• Join over 1.2 million students every month
  • Accelerate your learning by 29%
  • Unlimited access from just £6.99 per month

How important was the Boer War in the Liberal election victory of 1906?

Extracts from this document...

Introduction

´╗┐How important was the Boer War in the Liberal election victory of 1906? It is often said in politics that governments lose elections rather than oppositions win them. In 1906 this was the case. There were many factors which came together and contributed to the liberal win in that year. These included the conduct of the Boer War, the introduction of Tariff Reforms by Joseph Chamberlain, Balfour's poor leadership style and the 1902 Education and 1904 Licensing Acts. The Liberals were also more in tune with the public mood with their beliefs in free trade and social reform. Issues such as: concerns over Chinese Labour; the Taff Vale Case had also enflamed public opposition towards the current government. The Boer War both in its conduct and in the underlying weaknesses it exposed of the British Empire contributed to this Liberal victory, however, what was more important was that the country wanted to replace a complacent government plus there was a general mood that it was ?time for a change?. ...read more.

Middle

The Lib-Lab pact further enhanced the Liberals prospects in 1906. There was several other factors which when combined had a major impact on the result of the 1906 general election. The first one was the quality of the leadership of both parties. Both Arthur Balfour, the leader of the Conservatives and Henry Campbell-Bannerman, leader of the Liberals cannot be considered as leaders of the first rank. Balfour who succeeded Lord Salisbury (who had been the dominant Conservative leader of his time) in 1902 on the former prime minister?s death had not in the intervening years shown himself as a capable leader. He failed to foresee problems like that of Chinese Labour and the Taff Vale case, he was indecisive on Tariff reform allowing Chamberlain too much latitude. He was heavily associated with the Education Act a most unpopular policy. Finally, he was responsible for the timing of the election and could have waited for another two years. Meanwhile, his opponent Campbell-Bannerman who was by no means a superstar had three very able lieutenants: Asquith, Lloyd George and Winston Churchill. ...read more.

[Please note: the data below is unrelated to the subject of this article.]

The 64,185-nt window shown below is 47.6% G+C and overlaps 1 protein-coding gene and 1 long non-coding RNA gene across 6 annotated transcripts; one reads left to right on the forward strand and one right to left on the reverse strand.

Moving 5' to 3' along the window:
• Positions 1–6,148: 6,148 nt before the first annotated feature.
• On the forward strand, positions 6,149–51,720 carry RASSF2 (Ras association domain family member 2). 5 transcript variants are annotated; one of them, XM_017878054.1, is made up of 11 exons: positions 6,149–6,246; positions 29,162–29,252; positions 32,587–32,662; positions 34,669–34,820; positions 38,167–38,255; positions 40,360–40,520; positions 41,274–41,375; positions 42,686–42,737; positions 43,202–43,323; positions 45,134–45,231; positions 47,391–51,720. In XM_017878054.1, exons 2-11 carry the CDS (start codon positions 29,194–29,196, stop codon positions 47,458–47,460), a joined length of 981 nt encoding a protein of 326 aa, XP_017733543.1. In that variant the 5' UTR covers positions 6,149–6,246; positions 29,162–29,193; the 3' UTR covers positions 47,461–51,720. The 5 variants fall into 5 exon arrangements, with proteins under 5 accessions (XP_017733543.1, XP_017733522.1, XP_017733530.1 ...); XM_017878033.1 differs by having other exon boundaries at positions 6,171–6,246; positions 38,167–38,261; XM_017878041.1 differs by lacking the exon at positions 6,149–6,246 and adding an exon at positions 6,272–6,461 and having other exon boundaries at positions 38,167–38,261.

Conclusion

Finally, though the election was not fought on the issue of social reform, the issue of poverty in Britain in the early 1900s had come to the fore. The Boer War had exposed the amount of malnutrition, especially in the cities and led to concerns about the physical decline of the British race. Conservatives failed to address this problem in any significant way, whilst Liberals were working on a new form of Liberalism which would seek to tackle this problem. In conclusion, in the years before the 1906 general election, the Conservatives lacking leadership and direction managed to alienate large sections of the electorate. The Liberals were able to fight an essentially negative campaign exploiting Conservative policy errors. It also helped that the liberal party was united post Boer War. The Boer War certainly played a large part in the politics of this period. It helped the Liberals in many ways but the Conservatives were mainly the authors of their own misfortunes and it was these rather than the Boer War that had a decisive impact which enabled a Liberal victory. ...read more.

The above preview is unformatted text

This student written piece of work is one of many that can be found in our AS and A Level British History: Monarchy & Politics section.

Found what you're looking for?

  • Start learning 29% faster today
  • 150,000+ documents available
  • Just £6.99 a month

Not the one? Search for your essay title...
  • Join over 1.2 million students every month
  • Accelerate your learning by 29%
  • Unlimited access from just £6.99 per month

See related essaysSee related essays

Related AS and A Level British History: Monarchy & Politics essays

  1. Why did Labour win the 1945 election and lose in the 1951 election?

    The campaign is all too often seen as the most important factor in Labour's "landslide" victory in 1945, however it is of less importance than the war or their policies, for example. Indeed, Robert Pearce claims "it seems very unlikely indeed that the campaign was crucial".

  2. Why did the Liberals win and the Conservatives lose the 1906 Election?

    discover the reasons why the election results turned out the way they did. Tariff Reform, introduced by Joseph Chamberlain, stated that a tax should be put on imported food outside of the empire, therefore raising more money for the government.

  1. Resistance to slavery.

    Class Division & Terrible slave conditions in St Dominique The population of St Domingue in 1789 was made up of 35,000 Whites, 25,000 Mulattoes and 450,000 slaves. The whites were not a united group. At the top were the very rich planters.

  2. Account for the crushing defeat of the Conservatives in the general election of 1906

    Some Liberals were already working on a new form of liberalism in which the State would play a greater role in ensuring minimum living standards for the most vulnerable. In addition to this, the Conservatives education act of 1902 displeased the Non Conformists, Christians who were neither Church of England nor Catholic.

  • Over 160,000 pieces
    of student written work
  • Annotated by
    experienced teachers
  • Ideas and feedback to
    improve your own work